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Review: San Francisco Opera’s “Hansel and Gretel”—happily ever after, with adult moments

San Francisco Opera’s new co-production with London’s Royal Opera of Humperdinck’s “Hansel and Gretel” features Heidi Stober (L) as Gretel and Sasha Cooke (R) as Hansel. Photo: Cory Weaver/ SFO

San Francisco Opera (SFO) has officially kicked off the holiday season with it’s wonderfully staged new co-production of German composer Engelbert Humperdinck’s Hansel and Gretel.”  This family-friendly English-language adaptation of the Grimm Brothers’ classic tale follows an impoverished brother and sister who get lost in dense woods and come upon an enticing edible house owned by a witch who lures children in and then roasts and eats them.

Beautiful singing from beloved mezzo Heidi Stober (Gretel), soprano Sasha Cooke (Hansel) and talented supporting singers, along with plush romantic-era music from the San Francisco Opera Orchestra under conductor Christopher Franklin are all pure delight.  With Ian Robertson directing the members of the SF Opera Chorus and a special children’s chorus comprised of members of the San Francisco Girls Chorus and San Francisco Boys Chorus, the experience is both sophisticated and magical.  Running just two hours and 12 minutes, the shortish opera is perfect for families.

Act I of Humperdinck’s “Hansel and Gretel” features mezzo soprano Michaela Martens as Gertrude, the mother (L), and bass-baritone Alfred Walker as Peter, the father (R). Photo: Cory Weaver/ SFO

What’s unique about this co-production with London’s Royal Opera House by British director and production designer Antony McDonald, is that the original Brothers Grimm story, published in 1812 in Children’s and Household Tales, has been changed significantly.  Librettist Adelheid Wette, Humperidinck’s sister, wrote her version of Hansel and Gretel in 1983 to appeal to German opera audiences while addressing pressing issues of the day—child labor, callus treatment of children, education and gender roles in the household.  In Act I, Hansel and Gretel work right beside their parents, with little time for childhood frivolity.  In the original Grimms’ tale, the father and stepmother are painted as awful characters who deliberately abandon their children.  Wette turned the stepmother into the actual mother, and she doesn’t die in the end.  Instead of being a woodcutter, the father is a broom-maker, a critique of patriarchal authority.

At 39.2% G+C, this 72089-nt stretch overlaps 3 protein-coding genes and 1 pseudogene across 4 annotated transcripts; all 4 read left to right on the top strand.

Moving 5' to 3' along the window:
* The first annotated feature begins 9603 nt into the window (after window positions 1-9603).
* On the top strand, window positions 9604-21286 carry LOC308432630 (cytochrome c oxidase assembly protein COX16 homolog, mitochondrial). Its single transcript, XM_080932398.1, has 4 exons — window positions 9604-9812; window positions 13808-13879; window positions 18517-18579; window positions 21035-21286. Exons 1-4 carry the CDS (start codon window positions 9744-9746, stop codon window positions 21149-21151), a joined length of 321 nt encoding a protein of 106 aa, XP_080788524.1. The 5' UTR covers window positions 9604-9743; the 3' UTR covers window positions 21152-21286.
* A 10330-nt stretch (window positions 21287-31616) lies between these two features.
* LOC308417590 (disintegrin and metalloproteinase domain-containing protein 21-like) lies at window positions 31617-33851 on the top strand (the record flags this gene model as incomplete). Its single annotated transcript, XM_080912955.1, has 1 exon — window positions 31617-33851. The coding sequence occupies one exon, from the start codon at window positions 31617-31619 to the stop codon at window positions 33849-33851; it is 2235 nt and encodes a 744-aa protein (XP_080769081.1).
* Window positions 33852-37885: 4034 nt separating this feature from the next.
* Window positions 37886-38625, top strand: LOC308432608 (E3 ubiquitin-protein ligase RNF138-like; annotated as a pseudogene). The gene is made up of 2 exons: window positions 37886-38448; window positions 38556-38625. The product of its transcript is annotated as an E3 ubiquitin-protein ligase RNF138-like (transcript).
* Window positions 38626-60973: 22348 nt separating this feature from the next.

Antony McDonald has further softened many of harsh aspects of the original tale and added new characters.  The father is not portrayed as a drunk; when the mother sends the children into the forest to forage for strawberries and they do not return home; both parents go to look for them.  Even when they are lost and frightened, the children distract themselves with play.

Act II’s “Dream-Pantomime” scene in SFO’s new co-production of “Hansel and Gretel” includes characters from other Brothers Grimm fairy tales. Photo: Cory Weaver

The addition of new characters may come as a  surprise.  In Act II, a delightful Sandman (mezzo Ashley Dixon, Adler Fellow) appears to lull the lost children to sleep.  As the children say their evening prayers and begin to fall asleep, instead of being attended to by angels, several characters from the other Grimm Brothers’ fairy tales make cameo appearances, including Little Red Riding Hood (Sarah Nadreau), the Wolf (Sarah Yune), Prince Charming (Michael Bragg), Snow White (Stacey Chien), Rapunzel (Nina Rocco), Rumpelstiltskin (Kay Thornton), Will-o’-the-wisp (Chiharu Shibata).  As the opera’s final act begins, Hansel and Gretel are awoken at dawn by a Dew Fairy (soprano, Natalie Image, Adler Fellow) who sprinkles them with glistening drops from her water can.

Depending on your preference for adhering to the authentic story, these additions will either delight or annoy you.  Compared to the computer-generated creatures that dominate the screens and kids’ attention nowadays, these furry animals and real human characters add quaint charm.  Antony McDonald is a Royal Designer for Industry, a title he was awarded in the UK honoring his decades of experience designing and directing imaginative productions for opera, theater, and ballet.  Recognizing that “Hansel and Gretel” may be a young child’s first experience of opera, he stated he wanted it to be “visually arresting and engaging, creating a balance of fear and delight.”  He has succeeded.

Robert Brubaker as the witch and Heidi Stober as Gretel in Humperdinck’s “Hansel and Gretel” at SFO. Photo: Cory Weaver/SFO

Still, the opera goes to some very dark places.  With all we know about child molesters who pretend to be something they are not to prey upon innocent children, the gender-changing witch (tenor Robert Brubaker) takes on terrifying connotations.  On the other hand, the addition is relevant and timely.

Sasha Cooke as Hansel in Humperdinck’s “Hansel and Gretel.” Photo: Cory Weaver/ SFO

This performance reunites powerhouses Cooke and Stober who wowed SFO audiences in June when they co-stared in Handel’s baroque masterpiece, Orlando. (https://genevaanderson.wordpress.com/2019/06/21/meet-richard-savino-whose-baroque-instruments-add-period-splendor-to-handels-orlando-at-sf-opera-through-june-27/ )

Mezzo Sasha Cooke was fabulous and abuzz with youthful energy in the pants role of Hansel.  She had a huge stage presence and sang a number of duets where her warm voice sparkled.  She harmonized wonderfully with soprano Heidi Stober who delivered an energetic and delightful Gretel and dazzled in her demanding soli and duets.

Heidi Stober as Gretel in Humperdinck’s “Hansel and Gretel.” Photo: Cory Weaver/SFO